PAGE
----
RevDate: 2023-11-25

Fallon AM (2024)

Wolbachia: Advancing into a Second Century.

Methods in molecular biology (Clifton, N.J.), 2739:1-13.

Wolbachia pipientis had its scientific debut nearly a century ago and has recently emerged as a target for therapeutic treatment of filarial infections and an attractive tool for control of arthropod pests. Wolbachia was known as a biological entity before DNA was recognized as the molecule that carries the genetic information on which life depends, and before arthropods and nematodes were grouped in the Ecdysozoa. Today, some investigators consider Wolbachia the most abundant endosymbiont on earth, given the numbers of its hosts and its diverse mutualistic, commensal, and parasitic roles in their life histories. Recent advances in molecular technologies have revolutionized our understanding of Wolbachia and its associated reproductive phenotypes. New models have emerged for its investigation, and substantial progress has been made towards Wolbachia-based interventions in medicine and agriculture. Here I introduce Wolbachia, with a focus on aspects of its biology that are covered in greater detail in subsequent chapters.

RevDate: 2023-11-25

Watanabe D (2023)

Sake yeast symbiosis with lactic acid bacteria and alcoholic fermentation.

Bioscience, biotechnology, and biochemistry pii:7450476 [Epub ahead of print].

The yeast Saccharomyces cerevisiae plays a pivotal role in the production of fermented foods by converting sugars in ingredients into ethanol through alcoholic fermentation. However, how accurate is our understanding of its biological significance? Although yeast is essential to produce alcoholic beverages and bioethanol, yeast does not yield ethanol for humankind. Yeast obtains energy in the form of ATP for its own vital processes through alcoholic fermentation, which generates ethanol as a byproduct. The production of ethanol may have more significance for yeast, since many other organisms do not produce ethanol, a highly toxic substance, to obtain energy. The key to address this issue has not been found using conventional microbiology, where yeasts are isolated and cultured in pure form. This review focuses on a possible novel role of yeast alcohol fermentation, which is revealed through our recent studies of microbial interactions.

RevDate: 2023-11-25

Houldcroft CJ, S Underdown (2023)

Infectious disease in the Pleistocene: Old friends or old foes?.

American journal of biological anthropology, 182(4):513-531.

The impact of endemic and epidemic disease on humans has traditionally been seen as a comparatively recent historical phenomenon associated with the Neolithisation of human groups, an increase in population size led by sedentarism, and increasing contact with domesticated animals as well as species occupying opportunistic symbiotic and ectosymbiotic relationships with humans. The orthodox approach is that Neolithisation created the conditions for increasing population size able to support a reservoir of infectious disease sufficient to act as selective pressure. This orthodoxy is the result of an overly simplistic reliance on skeletal data assuming that no skeletal lesions equated to a healthy individual, underpinned by the assumption that hunter-gatherer groups were inherently healthy while agricultural groups acted as infectious disease reservoirs. The work of van Blerkom, Am. J. Phys. Anthropol., vol. suppl 37 (2003), Wolfe et al., Nature, vol. 447 (2007) and Houldcroft and Underdown, Am. J. Phys. Anthropol., vol. 160, (2016) has changed this landscape by arguing that humans and pathogens have long been fellow travelers. The package of infectious diseases experienced by our ancient ancestors may not be as dissimilar to modern infectious diseases as was once believed. The importance of DNA, from ancient and modern sources, to the study of the antiquity of infectious disease, and its role as a selective pressure cannot be overstated. Here we consider evidence of ancient epidemic and endemic infectious diseases with inferences from modern and ancient human and hominin DNA, and from circulating and extinct pathogen genomes. We argue that the pandemics of the past are a vital tool to unlock the weapons needed to fight pandemics of the future.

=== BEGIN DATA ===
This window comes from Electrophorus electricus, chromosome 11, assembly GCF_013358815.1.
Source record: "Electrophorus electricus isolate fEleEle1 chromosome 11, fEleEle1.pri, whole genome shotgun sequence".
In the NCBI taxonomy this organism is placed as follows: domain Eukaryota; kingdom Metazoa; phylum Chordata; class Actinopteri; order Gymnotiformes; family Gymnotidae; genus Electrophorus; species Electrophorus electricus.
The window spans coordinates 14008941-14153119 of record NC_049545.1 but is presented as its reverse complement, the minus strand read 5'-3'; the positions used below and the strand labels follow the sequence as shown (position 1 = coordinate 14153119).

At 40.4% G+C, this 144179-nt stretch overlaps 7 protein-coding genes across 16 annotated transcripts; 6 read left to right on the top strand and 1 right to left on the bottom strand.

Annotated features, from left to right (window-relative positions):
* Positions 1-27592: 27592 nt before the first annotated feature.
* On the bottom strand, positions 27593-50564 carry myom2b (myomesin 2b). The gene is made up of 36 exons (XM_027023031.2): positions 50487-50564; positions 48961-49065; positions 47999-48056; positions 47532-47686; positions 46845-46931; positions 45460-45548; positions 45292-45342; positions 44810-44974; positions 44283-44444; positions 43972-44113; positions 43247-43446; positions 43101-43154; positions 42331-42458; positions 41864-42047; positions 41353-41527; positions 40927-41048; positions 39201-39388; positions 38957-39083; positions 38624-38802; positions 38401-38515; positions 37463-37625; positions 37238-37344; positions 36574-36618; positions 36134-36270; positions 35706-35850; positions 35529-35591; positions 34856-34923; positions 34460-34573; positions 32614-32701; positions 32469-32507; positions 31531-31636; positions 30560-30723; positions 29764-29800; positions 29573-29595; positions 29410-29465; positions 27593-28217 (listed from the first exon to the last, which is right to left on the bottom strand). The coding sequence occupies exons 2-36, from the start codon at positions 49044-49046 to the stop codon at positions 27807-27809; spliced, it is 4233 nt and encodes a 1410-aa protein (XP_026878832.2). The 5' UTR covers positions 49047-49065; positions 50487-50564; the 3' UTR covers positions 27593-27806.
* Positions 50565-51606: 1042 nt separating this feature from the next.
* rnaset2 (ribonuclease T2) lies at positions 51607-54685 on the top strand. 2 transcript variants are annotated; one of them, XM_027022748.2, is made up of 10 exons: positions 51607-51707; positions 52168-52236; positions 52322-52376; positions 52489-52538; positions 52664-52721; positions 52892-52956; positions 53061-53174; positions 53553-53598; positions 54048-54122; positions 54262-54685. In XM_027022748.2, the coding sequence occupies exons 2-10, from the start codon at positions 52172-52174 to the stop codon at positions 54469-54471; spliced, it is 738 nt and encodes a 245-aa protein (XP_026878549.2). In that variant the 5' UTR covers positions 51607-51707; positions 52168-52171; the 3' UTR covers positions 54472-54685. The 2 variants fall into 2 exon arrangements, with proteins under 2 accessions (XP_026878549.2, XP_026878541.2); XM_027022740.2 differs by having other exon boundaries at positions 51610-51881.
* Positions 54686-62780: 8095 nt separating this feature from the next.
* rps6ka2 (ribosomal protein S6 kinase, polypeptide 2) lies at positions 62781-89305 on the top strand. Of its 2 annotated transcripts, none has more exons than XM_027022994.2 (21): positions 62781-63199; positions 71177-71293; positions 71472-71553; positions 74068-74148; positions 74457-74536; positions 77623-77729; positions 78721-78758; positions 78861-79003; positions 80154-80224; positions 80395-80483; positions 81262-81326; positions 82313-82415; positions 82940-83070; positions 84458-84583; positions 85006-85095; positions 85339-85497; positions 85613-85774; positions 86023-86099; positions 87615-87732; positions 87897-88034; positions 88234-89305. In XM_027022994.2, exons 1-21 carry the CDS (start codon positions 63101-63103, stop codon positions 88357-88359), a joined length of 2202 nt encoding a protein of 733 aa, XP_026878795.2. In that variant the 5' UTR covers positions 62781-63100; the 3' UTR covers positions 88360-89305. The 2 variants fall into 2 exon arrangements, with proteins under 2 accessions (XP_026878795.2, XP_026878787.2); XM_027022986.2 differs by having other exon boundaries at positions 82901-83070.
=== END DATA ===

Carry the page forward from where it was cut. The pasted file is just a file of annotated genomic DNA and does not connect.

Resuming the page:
RevDate: 2023-11-25

Amoako FK, Sulieman S, KH Mühling (2023)

Mineral and Carbon Metabolic Adjustments in Nodules of Symbiotically Grown Faba Bean (Vicia faba L.) Varieties in Response to Organic Phosphorus Supplementation.

Plants (Basel, Switzerland), 12(22):.

Phosphorus (P) is a major limiting factor for legume and symbiotic nitrogen fixation (SNF). Although overall adaptations of legumes to P supplementation have been extensively studied in connection with inorganic P, little information is currently available regarding nodulation or SNF responses to organic P (Po) in hydroponics. We investigated the mineral and carbon metabolism of Po-induced nodules of two contrasting faba bean varieties grown hydroponically under inorganic P (Pi), viz., in P-deficient (2 µM KH2PO4, -Pi), sufficient-P (200 µM KH2PO4, +Pi), and phytic acid (200 µM, Po) conditions, and were inoculated with Rhizobium leguminosarum bv. viciae 3841 and grown for 30 days. The results consistently reveal similar growth and biomass partitioning patterns between +Pi and Po, with both varying substantially from -Pi. In comparison, +Pi and Po observed equivalent accumulations of overall elemental P concentrations, with both increasing by 114 and 119%, respectively, relative to -Pi. A principal component analysis on metabolites showed a clear separation of the -Pi treatment from the others, with +Pi and Po correlating closely together, highlighting the nonsignificant differences between them. Additionally, the δ[15]N abundance of shoots, roots, and nodules was not significantly different between treatments and varieties and exhibited negative δ[15]N signatures for all tissues. Our study provides a novel perspective on mineral and carbon metabolism and their regulation of the growth, functioning, and reprogramming of nodules upon phytate supply.